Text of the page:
One afternoon, my cousin made a passing comment upon seeing a celebrity on TV, “My husband is really repulsed by men like this guy. Sissy men. He’s afraid that they would hit on him.”
It came out of nowhere – we weren’t talking about gay people at the time. Moreover, there was no proof that the celebrity she was referring to was even gay. He didn’t look very effeminate – though I don’t believe all gay men are effeminate. (Nor do I believe that all gay men are out to seduce or flirt with straight men. Her comment reminds me of what my boss said once: “Do you really think you’re that hot?”)
I’ve never forgotten what she’s said since then. I know her husband well, and have always thought he was a nice guy, save for his unrestrained mouth sometimes (just like his wife’s).
Her comment has made me realize the irony of the whole thing. Heterosexual men believe that gay men are “disgusting” because of the presumption that they would be harassed by the gay men, and yet, they don’t think anything is wrong about the rampant harassment of women by straight men.
To be honest, I also did not relate the two issues until I heard a male acquaintance say, “I’m not anti gay, but I’m traumatized, because when I went to the gym, my trainer touched me and tried to flirt with me. So I’ve had a bad experience with gay men.”
As I was listening to him, I thought: “That’s it? Just that one time and now you stereotype all of them?” But then, I felt really weird. Why didn’t I take my friend’s experience seriously?
I started recounting my experience living in Indonesia, as well as the stories of the women around me. When I was in third grade, while my hand was being held by my mother at the mall, two grown-up men who were working at a restaurant challenged each other to approach me. When my mom was reading the menu, they quickly kissed my cheeks.
Grade school was when boys forcefully grabbed girls’ face and kissed them on the lips, even if the girls struggle and fought the boys to no avail. In seventh grade in middle school, some boys in my class would compete to grab girls’ butt when they bumped into each other in the hallway. Some went as far as openly fondling girls’ breasts.
In middle school also, a friend told me that when she was waiting to be served a bowl of meatball soup, the vendor unzipped his pants and flashed his penis at her. When I told this to my mother, she was not surprised at all, and even told me of a similar experience she had in university, except the perpetrator was a bajaj (auto rickshaw) driver.
In my high school, boys would boldly put their hands on girls’ knees to feel up their thighs, sometimes all the way up to their crotch. Once when I was swimming, an unknown older man followed me around at the beach. I was wearing a one-piece swimsuit instead of a t-shirt at the time. Recently, a female friend told me that when she was a little girl, a friend of her father’s assaulted her, making her vagina bleed.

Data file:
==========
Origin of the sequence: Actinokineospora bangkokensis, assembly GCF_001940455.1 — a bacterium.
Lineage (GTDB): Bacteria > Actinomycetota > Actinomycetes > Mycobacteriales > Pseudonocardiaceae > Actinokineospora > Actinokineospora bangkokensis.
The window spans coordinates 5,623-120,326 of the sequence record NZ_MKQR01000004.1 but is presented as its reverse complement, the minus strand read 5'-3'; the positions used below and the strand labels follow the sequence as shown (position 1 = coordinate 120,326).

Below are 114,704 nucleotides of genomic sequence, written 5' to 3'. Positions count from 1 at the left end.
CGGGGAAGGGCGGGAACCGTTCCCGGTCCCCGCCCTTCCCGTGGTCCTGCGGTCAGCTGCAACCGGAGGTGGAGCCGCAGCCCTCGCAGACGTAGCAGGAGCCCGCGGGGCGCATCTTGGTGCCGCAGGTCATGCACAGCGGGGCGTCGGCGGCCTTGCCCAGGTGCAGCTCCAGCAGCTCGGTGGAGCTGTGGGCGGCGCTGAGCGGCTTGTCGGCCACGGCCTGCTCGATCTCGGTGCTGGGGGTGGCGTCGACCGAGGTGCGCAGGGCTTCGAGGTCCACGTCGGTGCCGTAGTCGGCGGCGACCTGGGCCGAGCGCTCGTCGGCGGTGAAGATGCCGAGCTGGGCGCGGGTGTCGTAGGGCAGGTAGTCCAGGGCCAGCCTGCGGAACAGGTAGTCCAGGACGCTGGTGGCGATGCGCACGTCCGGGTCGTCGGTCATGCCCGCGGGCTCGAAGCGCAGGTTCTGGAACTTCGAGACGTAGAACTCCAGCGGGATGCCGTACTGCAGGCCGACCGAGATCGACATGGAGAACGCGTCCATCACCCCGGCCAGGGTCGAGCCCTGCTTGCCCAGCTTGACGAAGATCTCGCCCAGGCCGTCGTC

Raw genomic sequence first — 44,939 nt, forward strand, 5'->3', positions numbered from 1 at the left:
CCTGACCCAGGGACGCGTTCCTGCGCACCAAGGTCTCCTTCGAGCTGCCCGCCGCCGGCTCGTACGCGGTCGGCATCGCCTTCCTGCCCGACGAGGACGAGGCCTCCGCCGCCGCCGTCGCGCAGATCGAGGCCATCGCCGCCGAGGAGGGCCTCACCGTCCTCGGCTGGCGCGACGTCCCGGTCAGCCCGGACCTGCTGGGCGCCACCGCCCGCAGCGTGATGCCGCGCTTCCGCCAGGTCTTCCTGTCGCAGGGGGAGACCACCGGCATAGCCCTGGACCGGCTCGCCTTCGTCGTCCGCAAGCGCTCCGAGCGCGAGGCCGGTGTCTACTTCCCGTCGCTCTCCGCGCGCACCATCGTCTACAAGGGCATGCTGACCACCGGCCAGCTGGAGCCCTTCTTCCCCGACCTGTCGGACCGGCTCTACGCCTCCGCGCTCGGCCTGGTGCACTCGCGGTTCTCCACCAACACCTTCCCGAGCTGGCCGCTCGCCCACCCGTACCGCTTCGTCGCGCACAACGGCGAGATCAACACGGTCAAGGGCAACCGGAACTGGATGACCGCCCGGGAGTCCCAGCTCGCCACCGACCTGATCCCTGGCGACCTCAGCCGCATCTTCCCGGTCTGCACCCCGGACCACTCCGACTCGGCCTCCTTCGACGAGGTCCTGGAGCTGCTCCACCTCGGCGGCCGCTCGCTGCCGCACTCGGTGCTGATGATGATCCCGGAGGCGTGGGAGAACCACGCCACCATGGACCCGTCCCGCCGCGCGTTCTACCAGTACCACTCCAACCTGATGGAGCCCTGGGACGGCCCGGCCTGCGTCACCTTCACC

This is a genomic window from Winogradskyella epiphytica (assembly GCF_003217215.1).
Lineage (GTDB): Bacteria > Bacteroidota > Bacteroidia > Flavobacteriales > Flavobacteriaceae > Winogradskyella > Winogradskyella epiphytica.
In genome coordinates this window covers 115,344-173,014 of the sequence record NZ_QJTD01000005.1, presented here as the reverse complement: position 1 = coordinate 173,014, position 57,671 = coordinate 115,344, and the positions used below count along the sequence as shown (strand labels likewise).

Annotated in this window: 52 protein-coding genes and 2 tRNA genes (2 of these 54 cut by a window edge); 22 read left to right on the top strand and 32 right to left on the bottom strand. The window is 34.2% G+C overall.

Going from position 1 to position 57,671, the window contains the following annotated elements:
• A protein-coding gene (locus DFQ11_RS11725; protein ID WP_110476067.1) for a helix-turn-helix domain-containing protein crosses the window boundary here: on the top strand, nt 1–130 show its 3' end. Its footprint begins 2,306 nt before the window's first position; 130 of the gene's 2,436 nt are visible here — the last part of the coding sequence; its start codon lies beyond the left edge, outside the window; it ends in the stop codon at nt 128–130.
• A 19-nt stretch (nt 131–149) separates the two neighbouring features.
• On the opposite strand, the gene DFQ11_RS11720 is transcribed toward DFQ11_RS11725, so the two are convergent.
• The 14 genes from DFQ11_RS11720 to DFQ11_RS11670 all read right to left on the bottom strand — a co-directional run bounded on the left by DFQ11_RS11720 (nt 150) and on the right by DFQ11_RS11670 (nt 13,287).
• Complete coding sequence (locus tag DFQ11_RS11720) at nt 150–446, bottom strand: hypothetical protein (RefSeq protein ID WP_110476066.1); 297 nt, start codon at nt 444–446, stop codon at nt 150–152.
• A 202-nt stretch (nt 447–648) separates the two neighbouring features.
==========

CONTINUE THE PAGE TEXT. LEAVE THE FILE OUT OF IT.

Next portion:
The most common response by adults and even school authorities was that it was typical boys’ behavior. But these incidents are not limited only to school environment and it definitely is not attributable merely to boys’ immaturity.
Singer and gender rights activist Kartika Jahja wrote in an article on Magdalene about a rape victim who was confronted in trial by the judge and defense lawyers with questions about the color of her bra, her clothing and her religious belief.
In this article, journalist Hans David argued that rape cases perpetrated by several renowned Indonesian male activists had been covered up by journalists, media, and even known feminist figures.
These two articles are only a tiny portion of a vast number of stories on sexual assaults and rapes, cases like those perpetrated by a Quran teacher to his female students, by a stepfather or biological father to his daughters, and by a grandfather to his granddaughter.
The magnitude of the normalization of sexual harassment of women makes some of these incidents go unquestioned. Instead, the female victims are questioned on why they are “incapable” of protecting themselves. My female friend mentioned above was accused by her own mother of sexually teasing her father’s friend – at 10 years old!
Consequently, it is not uncommon for women to normalize harassment done by men. I, too, trivialized my male friend’s experience with that one gay man, because I have been too accustomed to accept sexual harassment as a daily occurrence. If heterosexual men can say, “I am disgusted by gay men, because they harass (heterosexual) men,” can I also say that I am disgusted by heterosexual men?
I am not saying I hope heterosexual men also experience sexual harassment. Nor is it my intention to trivialize incidents of sexual harassment of men.
I don’t think anyone would ever want to be a victim of sexual harassment. However, maybe we need to start asking: why is sexual harassment considered wrong when the victim is a straight man and the perpetrator a gay man, but considered normal when the victim is a woman and the perpetrator a straight man?